Lane Severson posted a rebuttal to my statement that Information Management has Failed. My first thought is that he doesn’t see it. That was also my second thought. Then I remembered a truth about disruptions that I shared on Twitter the other day,
The very nature of Disruptions is that those being disrupted live in denial until it is too late.
Lane is caught in the disruption. He works for Doculabs who makes money by being good at helping customers select and implement traditional Content Management systems. A shift to the cloud means a change to the expertise they deliver.
Still, Lane is pretty smart and his points deserved to be addressed.
Breaking it Down
Going to take this point-by-point.
Users have been doing this on shared drives and in Outlook Shared Folders, and in e-mail, and on jump drives, and CDs, and floppies since the beginning of the world.
Good point. One difference is that none of these solutions are in danger of evolving to meet the broader needs. Users use these systems because they are easier than the solutions provided by the Enterprise but they have limited scale. Email, which is the most flexible, has the most sizing limits (quotas). The Cloud doesn’t have these problems and it is evolving to be more capable without any effort by the consumers.
If you wanted to, you could block your employees from accessing BOX just like you could turn off PST files or shut down shared drives.
It doesn’t work. Oh, you can block some services reliably but others you can’t. They can work off of IP addresses, and as they grow, they add more of them to block. Once you block one service you have to worry about another. Lane essentially proposes one of two approaches, either ignore or block the work-arounds that people are using to get their work done.
Neither are successful in the long-term.
IT shops will eventually embrace it as storage costs continue to sky-rocket and they get over their baseless qualms about security. And many of the “failed” IT projects, ECM included, will move to the cloud. (ViewPoint is already beginning to offer FileNet in the cloud.) But not on BOX or any of its peers.
This is making a lot of assumptions on the ability of the existing vendors to move to the cloud. As I’ve stated before, there are a lot of hurdles for making that move, not the least of which is financial. Everyone talks about re-architecting their product for the cloud, but what about the licensing? All the vendors are doing is moving to a hosting model. Sure, EMC is trying to redo the architecture to truly be cloud, but questions remain:
- How does that change financial reporting now that huge license fees aren’t hitting the books?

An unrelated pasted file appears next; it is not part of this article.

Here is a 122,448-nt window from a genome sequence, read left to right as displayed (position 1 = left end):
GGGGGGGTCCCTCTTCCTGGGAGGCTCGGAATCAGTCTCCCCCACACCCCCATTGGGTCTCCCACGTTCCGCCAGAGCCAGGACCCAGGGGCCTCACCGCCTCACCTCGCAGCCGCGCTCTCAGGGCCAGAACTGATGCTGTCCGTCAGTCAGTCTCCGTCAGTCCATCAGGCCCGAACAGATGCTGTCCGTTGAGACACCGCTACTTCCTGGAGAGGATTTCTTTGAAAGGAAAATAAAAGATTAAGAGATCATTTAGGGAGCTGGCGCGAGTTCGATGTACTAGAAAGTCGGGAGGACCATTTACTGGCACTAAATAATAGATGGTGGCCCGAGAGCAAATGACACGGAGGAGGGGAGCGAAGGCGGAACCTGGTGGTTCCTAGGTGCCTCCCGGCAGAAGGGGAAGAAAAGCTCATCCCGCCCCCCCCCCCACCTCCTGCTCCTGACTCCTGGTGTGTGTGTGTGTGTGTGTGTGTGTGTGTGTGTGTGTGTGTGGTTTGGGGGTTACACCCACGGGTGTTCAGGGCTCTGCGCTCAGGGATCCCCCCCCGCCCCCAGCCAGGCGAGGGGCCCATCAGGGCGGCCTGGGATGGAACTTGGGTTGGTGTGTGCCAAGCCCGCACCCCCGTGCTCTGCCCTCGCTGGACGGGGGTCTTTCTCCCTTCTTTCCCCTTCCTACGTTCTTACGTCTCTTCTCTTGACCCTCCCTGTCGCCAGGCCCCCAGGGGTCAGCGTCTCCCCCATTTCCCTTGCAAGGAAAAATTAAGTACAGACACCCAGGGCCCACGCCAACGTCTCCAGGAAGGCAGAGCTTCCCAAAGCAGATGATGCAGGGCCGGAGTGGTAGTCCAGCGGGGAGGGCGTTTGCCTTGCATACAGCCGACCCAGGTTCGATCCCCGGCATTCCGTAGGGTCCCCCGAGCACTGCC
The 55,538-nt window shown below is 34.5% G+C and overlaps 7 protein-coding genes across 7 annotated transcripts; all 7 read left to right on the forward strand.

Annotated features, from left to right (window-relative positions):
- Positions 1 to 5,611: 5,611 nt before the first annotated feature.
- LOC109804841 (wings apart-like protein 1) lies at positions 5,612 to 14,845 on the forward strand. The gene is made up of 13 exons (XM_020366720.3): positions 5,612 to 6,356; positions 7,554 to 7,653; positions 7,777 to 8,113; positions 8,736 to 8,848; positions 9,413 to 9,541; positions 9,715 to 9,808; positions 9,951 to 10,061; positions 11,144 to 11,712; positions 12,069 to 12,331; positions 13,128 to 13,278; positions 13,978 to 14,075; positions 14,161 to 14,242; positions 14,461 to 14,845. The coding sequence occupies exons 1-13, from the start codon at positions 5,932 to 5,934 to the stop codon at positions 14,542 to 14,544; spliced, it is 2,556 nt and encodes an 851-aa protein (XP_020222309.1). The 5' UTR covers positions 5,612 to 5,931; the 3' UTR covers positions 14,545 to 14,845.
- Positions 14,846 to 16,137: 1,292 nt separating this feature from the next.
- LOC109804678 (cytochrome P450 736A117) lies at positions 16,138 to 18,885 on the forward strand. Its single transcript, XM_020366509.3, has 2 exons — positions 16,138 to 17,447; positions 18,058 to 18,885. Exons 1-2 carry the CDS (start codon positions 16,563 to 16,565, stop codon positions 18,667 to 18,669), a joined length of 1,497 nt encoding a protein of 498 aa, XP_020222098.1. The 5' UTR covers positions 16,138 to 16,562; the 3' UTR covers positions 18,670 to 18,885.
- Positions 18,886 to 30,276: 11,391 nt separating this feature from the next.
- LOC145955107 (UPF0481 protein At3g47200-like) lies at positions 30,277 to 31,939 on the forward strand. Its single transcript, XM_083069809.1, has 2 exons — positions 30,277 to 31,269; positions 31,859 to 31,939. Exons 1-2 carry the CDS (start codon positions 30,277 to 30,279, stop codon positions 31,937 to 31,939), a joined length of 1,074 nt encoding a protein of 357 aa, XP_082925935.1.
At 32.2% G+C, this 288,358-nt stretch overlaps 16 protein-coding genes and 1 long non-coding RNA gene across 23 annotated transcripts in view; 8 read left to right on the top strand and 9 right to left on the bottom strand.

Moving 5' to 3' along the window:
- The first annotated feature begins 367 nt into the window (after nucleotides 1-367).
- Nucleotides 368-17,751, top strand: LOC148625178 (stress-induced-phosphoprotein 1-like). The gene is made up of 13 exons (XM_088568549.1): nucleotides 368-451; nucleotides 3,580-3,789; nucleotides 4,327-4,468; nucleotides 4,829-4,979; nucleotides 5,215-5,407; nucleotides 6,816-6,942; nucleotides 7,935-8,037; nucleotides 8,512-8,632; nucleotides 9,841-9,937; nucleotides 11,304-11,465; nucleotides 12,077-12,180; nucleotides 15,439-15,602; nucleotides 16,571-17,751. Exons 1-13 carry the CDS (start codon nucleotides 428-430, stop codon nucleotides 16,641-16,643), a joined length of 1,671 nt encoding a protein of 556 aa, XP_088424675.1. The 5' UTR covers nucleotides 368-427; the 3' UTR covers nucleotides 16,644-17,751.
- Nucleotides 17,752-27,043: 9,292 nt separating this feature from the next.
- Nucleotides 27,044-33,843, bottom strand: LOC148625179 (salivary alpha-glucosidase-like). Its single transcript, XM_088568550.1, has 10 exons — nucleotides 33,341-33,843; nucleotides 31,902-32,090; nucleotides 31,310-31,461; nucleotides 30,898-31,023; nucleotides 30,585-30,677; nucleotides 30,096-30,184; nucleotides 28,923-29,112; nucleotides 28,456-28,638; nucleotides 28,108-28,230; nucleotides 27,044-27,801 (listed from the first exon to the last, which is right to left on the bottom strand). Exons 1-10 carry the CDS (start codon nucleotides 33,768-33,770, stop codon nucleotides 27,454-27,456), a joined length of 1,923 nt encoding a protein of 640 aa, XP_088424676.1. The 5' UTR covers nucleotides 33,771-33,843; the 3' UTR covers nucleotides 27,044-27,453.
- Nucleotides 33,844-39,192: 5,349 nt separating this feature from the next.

- How do we change the compensation of the sales staff?
- How do users move their on-premises system up to the cloud?
As for the re-architecture effort, I remember when FileNet/IBM re-architected things to their P8 platform ten years ago. Suffice to say, it wasn’t a smooth transition.
Missing the Point
I think the point that Lane is missing is that the reason these Cloud vendors are disrupting the industry is because the “old” ways have failed. At no point does he address this key issue. People aren’t using these systems to make life difficult for their organizations. They are doing it do make their own lives easier.
People use unauthorized cloud systems because it is easier than working with the tools provided to them by IT.
The first reactions shouldn’t be “no biggie” or “we can block it”. The first reaction is What are we doing wrong that people have to look elsewhere for a solution?
4 thoughts on “Addressing Denials by an ECM Disruptee”
One thing that comes to mind is that most organizations have not managed to “manage” their content properly in house, let alone in the cloud. The cloud offers elasticity and universal access, which is great, but if you have not put your house in order it will only be a bigger mess in the cloud. For example if a company uses share drives, and this share drive has been around for 5 or 10 years, who is to say what is there, how to find it and, if sued, what data the opposing party could mine from it. A share drive and un-managed email is legally indefensible for discovery, so you might as well just settle because the e-discovery will cost you more (depending on the size of it). Aside form legal considerations, unmanaged and un-searchable content is “dark content” in other words, from a company view, it is lost and useless.
I disagree that it will be a bigger mess in the cloud, especially if you are just comparing to Share Drives and Email. Many cloud services already offer search and more data tracking than either Email or Drives to out-of-the-box. The Cloud is also adding to its feature list while those other two are static.
To be honest, adding features that support eDiscovery is actually one of those things that should be a slam-dunk with the cloud vendors. Add a little metadata, enable legal holds and mass-disposition by records administrators….life is easier.
An interesting post, Laurence.
I’d question whether or not tools such as Box, Dropbox, and Google Drive actually qualify as content management. I see them more as file sharing tools. Even offerings from OpenText (Tempo Box) and Alfresco (not 100% cure on this one) which are cloud based are really file sharing plugged in to on-premises or hosted ECM platforms.
They are borderline, some tools are on different sides of the border. They all have different trajectories.
You stirred an interesting thought. What users consider Content Management is different from what orgs consider Content Management. I can readily use Google or Box to manage either my or my team’s content, but it doesn’t meet the needs of the organizations…except maybe the productivity needs. That is the essential disconnect we are facing.
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